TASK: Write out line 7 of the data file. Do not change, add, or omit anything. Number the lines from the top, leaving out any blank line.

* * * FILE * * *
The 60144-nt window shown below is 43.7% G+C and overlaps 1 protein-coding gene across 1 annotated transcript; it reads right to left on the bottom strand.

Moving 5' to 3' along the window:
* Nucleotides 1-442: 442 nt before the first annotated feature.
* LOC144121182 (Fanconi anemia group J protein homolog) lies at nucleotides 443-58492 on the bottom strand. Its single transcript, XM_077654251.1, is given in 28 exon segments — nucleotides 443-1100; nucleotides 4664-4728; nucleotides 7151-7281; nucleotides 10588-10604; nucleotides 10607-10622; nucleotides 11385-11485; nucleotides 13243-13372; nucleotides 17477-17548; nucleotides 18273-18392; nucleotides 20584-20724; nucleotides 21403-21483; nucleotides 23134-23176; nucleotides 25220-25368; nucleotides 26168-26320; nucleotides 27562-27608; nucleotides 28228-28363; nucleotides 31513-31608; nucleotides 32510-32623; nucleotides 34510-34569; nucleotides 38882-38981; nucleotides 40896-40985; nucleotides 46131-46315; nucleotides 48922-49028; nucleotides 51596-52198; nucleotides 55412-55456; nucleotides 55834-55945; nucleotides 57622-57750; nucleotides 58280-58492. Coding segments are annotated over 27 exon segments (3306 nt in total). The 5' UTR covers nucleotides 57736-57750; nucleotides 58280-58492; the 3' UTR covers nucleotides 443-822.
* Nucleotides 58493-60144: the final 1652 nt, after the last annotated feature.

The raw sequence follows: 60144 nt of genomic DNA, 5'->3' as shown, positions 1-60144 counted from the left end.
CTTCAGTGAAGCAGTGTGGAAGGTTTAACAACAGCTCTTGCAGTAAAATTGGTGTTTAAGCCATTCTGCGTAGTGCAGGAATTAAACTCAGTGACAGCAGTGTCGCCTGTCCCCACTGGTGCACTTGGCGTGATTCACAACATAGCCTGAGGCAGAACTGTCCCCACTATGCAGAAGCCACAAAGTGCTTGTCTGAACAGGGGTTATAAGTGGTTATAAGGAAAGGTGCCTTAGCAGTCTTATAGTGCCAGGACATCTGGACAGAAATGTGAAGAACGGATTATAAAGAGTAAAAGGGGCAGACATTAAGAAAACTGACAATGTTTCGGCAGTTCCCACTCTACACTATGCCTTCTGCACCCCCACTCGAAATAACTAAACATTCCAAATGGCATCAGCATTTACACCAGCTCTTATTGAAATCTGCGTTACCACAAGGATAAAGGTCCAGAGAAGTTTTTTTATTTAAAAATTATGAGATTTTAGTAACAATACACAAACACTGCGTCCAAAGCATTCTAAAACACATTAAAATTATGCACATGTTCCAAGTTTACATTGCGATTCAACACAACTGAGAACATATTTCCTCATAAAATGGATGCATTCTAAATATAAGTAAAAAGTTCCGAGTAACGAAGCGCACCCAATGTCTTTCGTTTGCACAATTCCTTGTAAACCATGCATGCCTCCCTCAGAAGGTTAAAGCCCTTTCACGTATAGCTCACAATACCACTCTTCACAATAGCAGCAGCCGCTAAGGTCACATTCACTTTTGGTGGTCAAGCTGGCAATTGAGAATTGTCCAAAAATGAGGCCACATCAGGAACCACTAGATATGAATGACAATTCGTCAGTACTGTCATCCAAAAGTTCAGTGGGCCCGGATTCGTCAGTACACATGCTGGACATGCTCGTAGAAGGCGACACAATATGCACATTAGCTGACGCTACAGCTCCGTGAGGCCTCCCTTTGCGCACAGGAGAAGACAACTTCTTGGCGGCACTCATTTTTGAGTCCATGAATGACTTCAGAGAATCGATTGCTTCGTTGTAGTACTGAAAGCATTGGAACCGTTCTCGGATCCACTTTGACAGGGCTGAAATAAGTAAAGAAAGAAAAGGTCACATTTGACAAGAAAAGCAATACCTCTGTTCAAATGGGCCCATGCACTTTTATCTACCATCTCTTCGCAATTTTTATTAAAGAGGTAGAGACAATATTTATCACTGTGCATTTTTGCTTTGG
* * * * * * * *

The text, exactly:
CTTCAGTGAAGCAGTGTGGAAGGTTTAACAACAGCTCTTGCAGTAAAATTGGTGTTTAAGCCATTCTGCGTAGTGCAGGAATTAAACTCAGTGACAGCAGTGTCGCCTGTCCCCACTGGTGCACTTGGCGTGATTCACAACATAGCCTGAGGCAGAACTGTCCCCACTATGCAGAAGCCACAAAGTGCTTGTCTGAACAGGGGTTATAAGTGGTTATAAGGAAAGGTGCCTTAGCAGTCTTATAGTGCCAGGACATCTGGACAGAAATGTGAAGAACGGATTATAAAGAGTAAAAGGGGCAGACATTAAGAAAACTGACAATGTTTCGGCAGTTCCCACTCTACACTATGCCTTCTGCACCCCCACTCGAAATAACTAAACATTCCAAATGGCATCAGCATTTACACCAGCTCTTATTGAAATCTGCGTTACCACAAGGATAAAGGTCCAGAGAAGTTTTTTTATTTAAAAATTATGAGATTTTAGTAACAATACACAAACACTGCGTCCAAAGCATTCTAAAACACATTAAAATTATGCACATGTTCCAAGTTTACATTGCGATTCAACACAACTGAGAACATATTTCCTCATAAAATGGATGCATTCTAAATATAAGTAAAAAGTTCCGAGTAACGAAGCGCACCCAATGTCTTTCGTTTGCACAATTCCTTGTAAACCATGCATGCCTCCCTCAGAAGGTTAAAGCCCTTTCACGTATAGCTCACAATACCACTCTTCACAATAGCAGCAGCCGCTAAGGTCACATTCACTTTTGGTGGTCAAGCTGGCAATTGAGAATTGTCCAAAAATGAGGCCACATCAGGAACCACTAGATATGAATGACAATTCGTCAGTACTGTCATCCAAAAGTTCAGTGGGCCCGGATTCGTCAGTACACATGCTGGACATGCTCGTAGAAGGCGACACAATATGCACATTAGCTGACGCTACAGCTCCGTGAGGCCTCCCTTTGCGCACAGGAGAAGACAACTTCTTGGCGGCACTCATTTTTGAGTCCATGAATGACTTCAGAGAATCGATTGCTTCGTTGTAGTACTGAAAGCATTGGAACCGTTCTCGGATCCACTTTGACAGGGCTGAAATAAGTAAAGAAAGAAAAGGTCACATTTGACAAGAAAAGCAATACCTCTGTTCAAATGGGCCCATGCACTTTTATCTACCATCTCTTCGCAATTTTTATTAAAGAGGTAGAGACAATATTTATCACTGTGCATTTTTGCTTTGG